Malaysia’s environment agency issues detention order against Selangor factory suspected of causing water cut
KUALA LUMPUR: Malaysia’s Department of Environment (DOE) has issued an equipment operation detention order against a factory suspected of polluting Selangor’s Sungai Semenyih, which resulted in water supply disruption in Selangor.
The department’s director-general Wan Abdul Latiff Wan Jaffar said in a statement on Wednesday (May 5) that DOE had carried out investigations on premises along Sungai Semenyih, especially those at the Beranang industrial area, to trace the cause of the pollution.
Samples of an oil and water mixture were also taken for further investigations, and the factory in question was slapped with the detention order, he added.
Mr Wan Abdul Latiff stated that further action under Malaysia’s Environmental Quality Act would be carried out once chemical analysis results were obtained.
“If found guilty, the premises’ representatives may be fined up to RM100,000 (US$23,761) or face a maximum jail term of five years, or both, as well as additional fines of up to RM1,000 for each day of the offence,” the director-general said in his statement.
The DOE had received a complaint of diesel-like odour pollution on May 1, according to the statement. Operations at the Sungai Semenyih water treatment plant operation were suspended on May 3, it added.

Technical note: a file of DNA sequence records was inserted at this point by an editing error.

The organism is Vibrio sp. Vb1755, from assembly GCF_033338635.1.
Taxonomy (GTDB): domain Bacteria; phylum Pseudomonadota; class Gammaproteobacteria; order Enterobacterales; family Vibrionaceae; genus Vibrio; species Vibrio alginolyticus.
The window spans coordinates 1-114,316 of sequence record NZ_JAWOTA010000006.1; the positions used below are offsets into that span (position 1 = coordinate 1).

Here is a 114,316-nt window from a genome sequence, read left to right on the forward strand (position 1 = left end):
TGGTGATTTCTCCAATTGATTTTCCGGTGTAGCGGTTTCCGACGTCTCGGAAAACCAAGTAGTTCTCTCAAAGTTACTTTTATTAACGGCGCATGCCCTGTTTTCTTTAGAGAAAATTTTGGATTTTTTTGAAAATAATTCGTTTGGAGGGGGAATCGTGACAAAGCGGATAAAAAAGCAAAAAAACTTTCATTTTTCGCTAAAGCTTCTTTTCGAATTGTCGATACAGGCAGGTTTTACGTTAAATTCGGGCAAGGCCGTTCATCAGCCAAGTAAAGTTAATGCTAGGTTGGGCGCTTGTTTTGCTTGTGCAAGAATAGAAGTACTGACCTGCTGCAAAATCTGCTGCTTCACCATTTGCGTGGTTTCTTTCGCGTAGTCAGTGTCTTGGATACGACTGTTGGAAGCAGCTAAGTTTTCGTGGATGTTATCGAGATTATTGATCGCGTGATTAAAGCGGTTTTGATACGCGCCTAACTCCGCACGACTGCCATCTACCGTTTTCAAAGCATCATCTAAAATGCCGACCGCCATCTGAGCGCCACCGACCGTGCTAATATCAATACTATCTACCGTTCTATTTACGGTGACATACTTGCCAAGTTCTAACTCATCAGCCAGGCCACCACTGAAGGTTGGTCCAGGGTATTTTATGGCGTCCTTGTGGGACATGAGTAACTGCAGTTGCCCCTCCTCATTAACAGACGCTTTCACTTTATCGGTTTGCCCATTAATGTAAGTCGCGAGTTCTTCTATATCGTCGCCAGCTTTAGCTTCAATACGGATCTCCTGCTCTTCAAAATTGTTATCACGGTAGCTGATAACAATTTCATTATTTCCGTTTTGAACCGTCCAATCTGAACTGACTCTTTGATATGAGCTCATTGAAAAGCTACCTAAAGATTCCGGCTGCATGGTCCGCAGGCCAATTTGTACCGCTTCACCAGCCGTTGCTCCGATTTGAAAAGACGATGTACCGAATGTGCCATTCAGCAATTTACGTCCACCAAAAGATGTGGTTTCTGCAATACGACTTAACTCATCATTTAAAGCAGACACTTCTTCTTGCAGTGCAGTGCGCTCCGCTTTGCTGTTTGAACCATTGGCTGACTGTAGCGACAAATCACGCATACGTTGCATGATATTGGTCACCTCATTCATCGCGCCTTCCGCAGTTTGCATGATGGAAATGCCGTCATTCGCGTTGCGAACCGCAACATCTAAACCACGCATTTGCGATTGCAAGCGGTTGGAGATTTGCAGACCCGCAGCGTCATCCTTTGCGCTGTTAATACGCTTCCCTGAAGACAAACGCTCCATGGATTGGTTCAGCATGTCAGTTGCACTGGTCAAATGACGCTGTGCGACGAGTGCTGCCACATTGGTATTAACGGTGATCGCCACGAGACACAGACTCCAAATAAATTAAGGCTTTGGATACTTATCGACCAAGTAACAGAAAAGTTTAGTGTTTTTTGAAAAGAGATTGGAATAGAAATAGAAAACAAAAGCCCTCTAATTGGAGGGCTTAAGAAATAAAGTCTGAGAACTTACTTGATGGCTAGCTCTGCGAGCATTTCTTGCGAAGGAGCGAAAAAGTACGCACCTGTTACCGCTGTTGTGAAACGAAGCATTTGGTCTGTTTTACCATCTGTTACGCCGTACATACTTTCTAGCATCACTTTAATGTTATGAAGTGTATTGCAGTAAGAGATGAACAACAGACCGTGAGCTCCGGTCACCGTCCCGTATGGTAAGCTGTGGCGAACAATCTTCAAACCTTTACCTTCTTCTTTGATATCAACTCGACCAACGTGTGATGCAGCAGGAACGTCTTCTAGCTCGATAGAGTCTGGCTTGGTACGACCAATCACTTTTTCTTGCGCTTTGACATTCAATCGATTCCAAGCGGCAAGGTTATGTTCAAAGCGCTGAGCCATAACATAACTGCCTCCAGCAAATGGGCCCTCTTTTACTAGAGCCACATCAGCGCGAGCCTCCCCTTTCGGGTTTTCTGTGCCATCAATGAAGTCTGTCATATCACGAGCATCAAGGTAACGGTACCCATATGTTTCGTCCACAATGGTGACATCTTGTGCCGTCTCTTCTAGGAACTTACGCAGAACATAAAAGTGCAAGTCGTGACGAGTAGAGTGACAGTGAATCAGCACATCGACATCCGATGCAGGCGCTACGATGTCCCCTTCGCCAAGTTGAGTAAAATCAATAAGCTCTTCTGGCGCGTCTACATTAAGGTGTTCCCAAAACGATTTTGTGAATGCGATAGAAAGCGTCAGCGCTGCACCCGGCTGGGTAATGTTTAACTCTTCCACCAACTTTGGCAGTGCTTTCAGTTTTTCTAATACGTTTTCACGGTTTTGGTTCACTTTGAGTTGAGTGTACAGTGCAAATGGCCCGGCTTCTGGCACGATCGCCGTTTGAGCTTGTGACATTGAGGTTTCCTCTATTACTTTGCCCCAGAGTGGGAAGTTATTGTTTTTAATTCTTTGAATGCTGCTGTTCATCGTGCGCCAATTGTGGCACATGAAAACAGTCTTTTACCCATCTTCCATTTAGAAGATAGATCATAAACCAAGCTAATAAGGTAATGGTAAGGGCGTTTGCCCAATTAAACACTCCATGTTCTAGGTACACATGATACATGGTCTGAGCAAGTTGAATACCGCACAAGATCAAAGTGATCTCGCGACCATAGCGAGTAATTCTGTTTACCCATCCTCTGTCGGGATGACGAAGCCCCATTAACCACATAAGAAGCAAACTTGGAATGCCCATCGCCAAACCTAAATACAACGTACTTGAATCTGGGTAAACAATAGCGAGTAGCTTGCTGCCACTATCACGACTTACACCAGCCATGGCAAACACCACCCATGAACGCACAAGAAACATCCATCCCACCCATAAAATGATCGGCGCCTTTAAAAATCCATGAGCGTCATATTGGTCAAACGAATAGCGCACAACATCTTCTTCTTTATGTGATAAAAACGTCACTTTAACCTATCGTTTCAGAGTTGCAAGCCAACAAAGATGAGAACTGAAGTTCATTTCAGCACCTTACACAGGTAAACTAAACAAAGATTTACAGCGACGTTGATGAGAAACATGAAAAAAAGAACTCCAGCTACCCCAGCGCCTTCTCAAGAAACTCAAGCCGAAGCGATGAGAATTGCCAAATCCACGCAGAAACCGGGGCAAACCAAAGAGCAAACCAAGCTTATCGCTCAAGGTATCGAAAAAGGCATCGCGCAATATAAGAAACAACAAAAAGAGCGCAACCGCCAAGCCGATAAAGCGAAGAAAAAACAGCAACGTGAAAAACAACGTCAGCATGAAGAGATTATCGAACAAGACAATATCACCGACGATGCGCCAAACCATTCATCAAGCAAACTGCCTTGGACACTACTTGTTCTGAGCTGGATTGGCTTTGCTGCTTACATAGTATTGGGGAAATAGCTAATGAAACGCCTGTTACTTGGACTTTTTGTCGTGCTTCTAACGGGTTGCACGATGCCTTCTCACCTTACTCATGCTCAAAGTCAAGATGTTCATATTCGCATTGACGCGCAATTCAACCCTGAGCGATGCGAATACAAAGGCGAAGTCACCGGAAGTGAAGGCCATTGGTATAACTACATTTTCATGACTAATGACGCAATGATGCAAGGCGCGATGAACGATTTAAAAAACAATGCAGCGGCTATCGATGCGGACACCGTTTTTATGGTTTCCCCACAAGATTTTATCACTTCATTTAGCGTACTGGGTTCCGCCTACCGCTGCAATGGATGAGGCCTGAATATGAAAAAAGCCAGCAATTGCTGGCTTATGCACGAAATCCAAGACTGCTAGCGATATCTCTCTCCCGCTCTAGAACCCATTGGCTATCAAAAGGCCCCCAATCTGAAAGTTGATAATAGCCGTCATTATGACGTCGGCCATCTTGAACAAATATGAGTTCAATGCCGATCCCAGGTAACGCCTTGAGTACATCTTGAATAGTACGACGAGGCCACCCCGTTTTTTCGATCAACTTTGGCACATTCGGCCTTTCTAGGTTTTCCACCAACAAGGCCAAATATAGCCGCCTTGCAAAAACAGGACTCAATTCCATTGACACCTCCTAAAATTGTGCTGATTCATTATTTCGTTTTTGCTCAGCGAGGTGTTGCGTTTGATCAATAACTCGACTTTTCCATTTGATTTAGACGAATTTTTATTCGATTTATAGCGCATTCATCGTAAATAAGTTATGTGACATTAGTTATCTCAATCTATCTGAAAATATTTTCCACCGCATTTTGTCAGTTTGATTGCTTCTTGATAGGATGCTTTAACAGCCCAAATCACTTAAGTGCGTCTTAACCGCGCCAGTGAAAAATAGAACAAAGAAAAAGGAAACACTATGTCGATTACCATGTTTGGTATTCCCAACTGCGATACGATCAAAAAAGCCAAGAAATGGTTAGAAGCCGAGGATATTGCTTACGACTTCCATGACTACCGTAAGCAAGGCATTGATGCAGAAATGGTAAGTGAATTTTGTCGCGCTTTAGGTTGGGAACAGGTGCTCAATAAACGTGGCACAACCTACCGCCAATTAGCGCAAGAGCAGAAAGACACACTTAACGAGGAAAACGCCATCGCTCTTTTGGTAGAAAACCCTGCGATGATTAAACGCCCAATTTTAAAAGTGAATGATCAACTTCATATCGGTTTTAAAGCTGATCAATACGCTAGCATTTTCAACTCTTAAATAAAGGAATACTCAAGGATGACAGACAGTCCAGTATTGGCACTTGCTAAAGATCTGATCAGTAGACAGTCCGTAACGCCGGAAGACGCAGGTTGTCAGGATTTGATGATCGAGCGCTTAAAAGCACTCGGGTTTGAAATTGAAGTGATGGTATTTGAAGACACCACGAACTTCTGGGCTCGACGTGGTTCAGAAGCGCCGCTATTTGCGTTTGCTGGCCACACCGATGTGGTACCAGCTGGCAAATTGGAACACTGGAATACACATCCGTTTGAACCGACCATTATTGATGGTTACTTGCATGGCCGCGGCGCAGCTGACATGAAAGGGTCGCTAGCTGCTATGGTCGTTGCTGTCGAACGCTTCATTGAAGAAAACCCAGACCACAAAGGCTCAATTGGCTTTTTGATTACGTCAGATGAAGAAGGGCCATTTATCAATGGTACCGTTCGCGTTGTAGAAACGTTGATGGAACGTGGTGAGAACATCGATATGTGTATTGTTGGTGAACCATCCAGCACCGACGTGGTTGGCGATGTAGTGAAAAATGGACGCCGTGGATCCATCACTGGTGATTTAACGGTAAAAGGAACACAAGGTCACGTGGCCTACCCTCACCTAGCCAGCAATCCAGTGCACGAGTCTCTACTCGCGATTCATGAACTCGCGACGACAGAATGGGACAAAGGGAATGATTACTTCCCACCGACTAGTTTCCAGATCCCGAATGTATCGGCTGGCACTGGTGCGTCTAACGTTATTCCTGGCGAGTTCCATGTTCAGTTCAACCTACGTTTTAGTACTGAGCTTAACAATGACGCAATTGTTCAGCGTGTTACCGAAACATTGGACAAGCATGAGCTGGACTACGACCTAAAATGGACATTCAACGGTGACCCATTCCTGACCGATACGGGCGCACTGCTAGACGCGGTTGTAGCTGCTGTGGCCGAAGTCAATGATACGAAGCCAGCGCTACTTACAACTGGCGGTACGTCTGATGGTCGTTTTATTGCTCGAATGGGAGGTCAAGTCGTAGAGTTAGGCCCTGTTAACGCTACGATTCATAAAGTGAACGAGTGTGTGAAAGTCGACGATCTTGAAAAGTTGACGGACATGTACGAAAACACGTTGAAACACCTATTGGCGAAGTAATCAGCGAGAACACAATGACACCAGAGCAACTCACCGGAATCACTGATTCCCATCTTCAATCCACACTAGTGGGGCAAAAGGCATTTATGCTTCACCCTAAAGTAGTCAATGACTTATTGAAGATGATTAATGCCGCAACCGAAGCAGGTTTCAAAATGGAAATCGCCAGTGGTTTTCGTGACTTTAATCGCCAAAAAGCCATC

An unscheduled water cut was announced by Air Selangor, the state-owned concessionaire responsible for the state’s water supply, on May 3, following the temporary shutdowns of the Sungai Semenyih water treatment plant at 6.15am and the Bukit Tampoi water treatment plant at 11.30am.
The shutdowns were due to the detection of pollution at the intake of the Jenderam Hilir raw water pump station, the water concessionaire said.
Sharing updates on the water cuts on Twitter on May 3, Selangor Chief Minister Amirudin Shari said: “This is the third pollution incident in the same place this week.”
Water supply to the 472 affected areas was fully restored on May 4 morning.
Earlier on Apr 30, the state experienced an unscheduled water supply disruption after odour pollution was detected at the Jenderam Hilir raw water pump station.
As a result, the Sungai Semenyih water treatment plant was temporarily shut down for 12 hours for a clean-up. The water cut had affected 463 areas.
During the disruption, Air Selangor mobilised water tankers to assist consumers.
In his Wednesday statement, the DOE director-general said the department would continue to investigate and check on all premises which have the potential to commit pollution offences, warning stern action against errant operators.
Mr Wan Abdul Latiff also called on the public to assist the DOE in tackling such cases. Rewards would be offered if a culprit is successfully apprehended, he said.
In October 2020, Mr Amirudin said the state government would spend RM200 million on river pollution mitigation efforts.
Amendments to the Water Management Board Enactment to impose higher fines for water pollution violations were passed in November the same year.